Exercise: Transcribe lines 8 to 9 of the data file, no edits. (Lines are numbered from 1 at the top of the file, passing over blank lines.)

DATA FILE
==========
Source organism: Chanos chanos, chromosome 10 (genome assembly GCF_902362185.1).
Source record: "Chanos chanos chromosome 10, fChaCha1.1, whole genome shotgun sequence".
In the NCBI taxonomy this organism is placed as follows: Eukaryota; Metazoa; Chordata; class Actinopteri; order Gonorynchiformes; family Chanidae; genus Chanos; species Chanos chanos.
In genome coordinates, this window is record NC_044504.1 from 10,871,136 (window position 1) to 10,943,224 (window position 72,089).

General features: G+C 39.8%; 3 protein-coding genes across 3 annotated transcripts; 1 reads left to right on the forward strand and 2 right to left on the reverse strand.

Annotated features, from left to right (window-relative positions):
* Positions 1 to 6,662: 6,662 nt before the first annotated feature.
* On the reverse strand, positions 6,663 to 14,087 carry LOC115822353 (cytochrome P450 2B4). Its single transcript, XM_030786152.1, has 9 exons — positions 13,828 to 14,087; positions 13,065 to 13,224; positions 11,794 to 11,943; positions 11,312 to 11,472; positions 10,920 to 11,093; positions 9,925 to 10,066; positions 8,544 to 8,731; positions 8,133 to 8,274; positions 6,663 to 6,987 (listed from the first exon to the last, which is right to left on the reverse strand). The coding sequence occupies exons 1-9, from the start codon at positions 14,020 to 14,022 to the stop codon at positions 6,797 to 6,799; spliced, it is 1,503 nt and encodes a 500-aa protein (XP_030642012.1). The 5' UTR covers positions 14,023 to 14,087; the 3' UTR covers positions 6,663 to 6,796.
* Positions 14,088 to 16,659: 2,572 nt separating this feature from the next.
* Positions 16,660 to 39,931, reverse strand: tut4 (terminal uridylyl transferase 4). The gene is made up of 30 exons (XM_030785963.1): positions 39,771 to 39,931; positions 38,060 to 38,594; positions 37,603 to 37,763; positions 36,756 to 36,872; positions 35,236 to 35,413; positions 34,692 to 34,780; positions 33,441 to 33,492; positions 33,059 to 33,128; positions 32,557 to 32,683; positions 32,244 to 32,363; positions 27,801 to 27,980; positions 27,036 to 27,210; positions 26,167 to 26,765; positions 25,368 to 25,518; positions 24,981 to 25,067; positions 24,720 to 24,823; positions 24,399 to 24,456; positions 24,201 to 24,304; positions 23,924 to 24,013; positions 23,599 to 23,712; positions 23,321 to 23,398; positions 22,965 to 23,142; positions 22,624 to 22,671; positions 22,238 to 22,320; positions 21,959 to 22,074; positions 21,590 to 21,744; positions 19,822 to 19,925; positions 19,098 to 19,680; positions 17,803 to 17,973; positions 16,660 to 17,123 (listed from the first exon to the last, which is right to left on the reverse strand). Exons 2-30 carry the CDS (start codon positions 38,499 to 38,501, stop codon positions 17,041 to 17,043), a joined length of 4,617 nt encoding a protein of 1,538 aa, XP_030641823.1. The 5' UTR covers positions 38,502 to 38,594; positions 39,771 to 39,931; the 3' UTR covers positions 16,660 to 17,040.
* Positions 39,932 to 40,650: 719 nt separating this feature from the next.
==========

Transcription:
* On the reverse strand, positions 6,663 to 14,087 carry LOC115822353 (cytochrome P450 2B4). Its single transcript, XM_030786152.1, has 9 exons — positions 13,828 to 14,087; positions 13,065 to 13,224; positions 11,794 to 11,943; positions 11,312 to 11,472; positions 10,920 to 11,093; positions 9,925 to 10,066; positions 8,544 to 8,731; positions 8,133 to 8,274; positions 6,663 to 6,987 (listed from the first exon to the last, which is right to left on the reverse strand). The coding sequence occupies exons 1-9, from the start codon at positions 14,020 to 14,022 to the stop codon at positions 6,797 to 6,799; spliced, it is 1,503 nt and encodes a 500-aa protein (XP_030642012.1). The 5' UTR covers positions 14,023 to 14,087; the 3' UTR covers positions 6,663 to 6,796.
* Positions 14,088 to 16,659: 2,572 nt separating this feature from the next.